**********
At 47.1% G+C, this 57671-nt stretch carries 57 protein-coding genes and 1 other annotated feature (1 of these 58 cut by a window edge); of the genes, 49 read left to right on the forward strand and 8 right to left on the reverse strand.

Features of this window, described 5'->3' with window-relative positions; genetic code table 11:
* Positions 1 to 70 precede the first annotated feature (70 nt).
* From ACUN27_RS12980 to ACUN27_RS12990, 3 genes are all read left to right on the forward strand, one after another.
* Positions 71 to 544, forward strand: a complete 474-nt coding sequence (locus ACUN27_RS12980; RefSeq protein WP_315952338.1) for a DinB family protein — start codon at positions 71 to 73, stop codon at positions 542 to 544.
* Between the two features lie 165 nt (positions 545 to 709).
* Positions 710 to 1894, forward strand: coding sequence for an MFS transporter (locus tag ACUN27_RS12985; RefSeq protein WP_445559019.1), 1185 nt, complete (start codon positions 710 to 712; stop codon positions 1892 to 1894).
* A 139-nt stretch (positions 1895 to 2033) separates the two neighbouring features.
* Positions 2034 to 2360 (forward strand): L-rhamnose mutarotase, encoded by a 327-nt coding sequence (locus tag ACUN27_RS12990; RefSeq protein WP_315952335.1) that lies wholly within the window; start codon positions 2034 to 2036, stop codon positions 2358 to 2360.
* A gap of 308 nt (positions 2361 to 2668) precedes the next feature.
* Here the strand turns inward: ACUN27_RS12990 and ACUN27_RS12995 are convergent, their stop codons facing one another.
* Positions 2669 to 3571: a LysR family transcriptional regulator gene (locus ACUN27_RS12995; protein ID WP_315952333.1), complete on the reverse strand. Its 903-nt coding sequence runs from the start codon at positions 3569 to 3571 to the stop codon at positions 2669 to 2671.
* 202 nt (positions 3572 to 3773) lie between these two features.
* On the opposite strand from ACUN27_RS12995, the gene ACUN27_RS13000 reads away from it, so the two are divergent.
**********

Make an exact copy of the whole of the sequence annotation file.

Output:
At 47.1% G+C, this 57671-nt stretch carries 57 protein-coding genes and 1 other annotated feature (1 of these 58 cut by a window edge); of the genes, 49 read left to right on the forward strand and 8 right to left on the reverse strand.

Features of this window, described 5'->3' with window-relative positions; genetic code table 11:
* Positions 1 to 70 precede the first annotated feature (70 nt).
* From ACUN27_RS12980 to ACUN27_RS12990, 3 genes are all read left to right on the forward strand, one after another.
* Positions 71 to 544, forward strand: a complete 474-nt coding sequence (locus ACUN27_RS12980; RefSeq protein WP_315952338.1) for a DinB family protein — start codon at positions 71 to 73, stop codon at positions 542 to 544.
* Between the two features lie 165 nt (positions 545 to 709).
* Positions 710 to 1894, forward strand: coding sequence for an MFS transporter (locus tag ACUN27_RS12985; RefSeq protein WP_445559019.1), 1185 nt, complete (start codon positions 710 to 712; stop codon positions 1892 to 1894).
* A 139-nt stretch (positions 1895 to 2033) separates the two neighbouring features.
* Positions 2034 to 2360 (forward strand): L-rhamnose mutarotase, encoded by a 327-nt coding sequence (locus tag ACUN27_RS12990; RefSeq protein WP_315952335.1) that lies wholly within the window; start codon positions 2034 to 2036, stop codon positions 2358 to 2360.
* A gap of 308 nt (positions 2361 to 2668) precedes the next feature.
* Here the strand turns inward: ACUN27_RS12990 and ACUN27_RS12995 are convergent, their stop codons facing one another.
* Positions 2669 to 3571: a LysR family transcriptional regulator gene (locus ACUN27_RS12995; protein ID WP_315952333.1), complete on the reverse strand. Its 903-nt coding sequence runs from the start codon at positions 3569 to 3571 to the stop codon at positions 2669 to 2671.
* 202 nt (positions 3572 to 3773) lie between these two features.
* On the opposite strand from ACUN27_RS12995, the gene ACUN27_RS13000 reads away from it, so the two are divergent.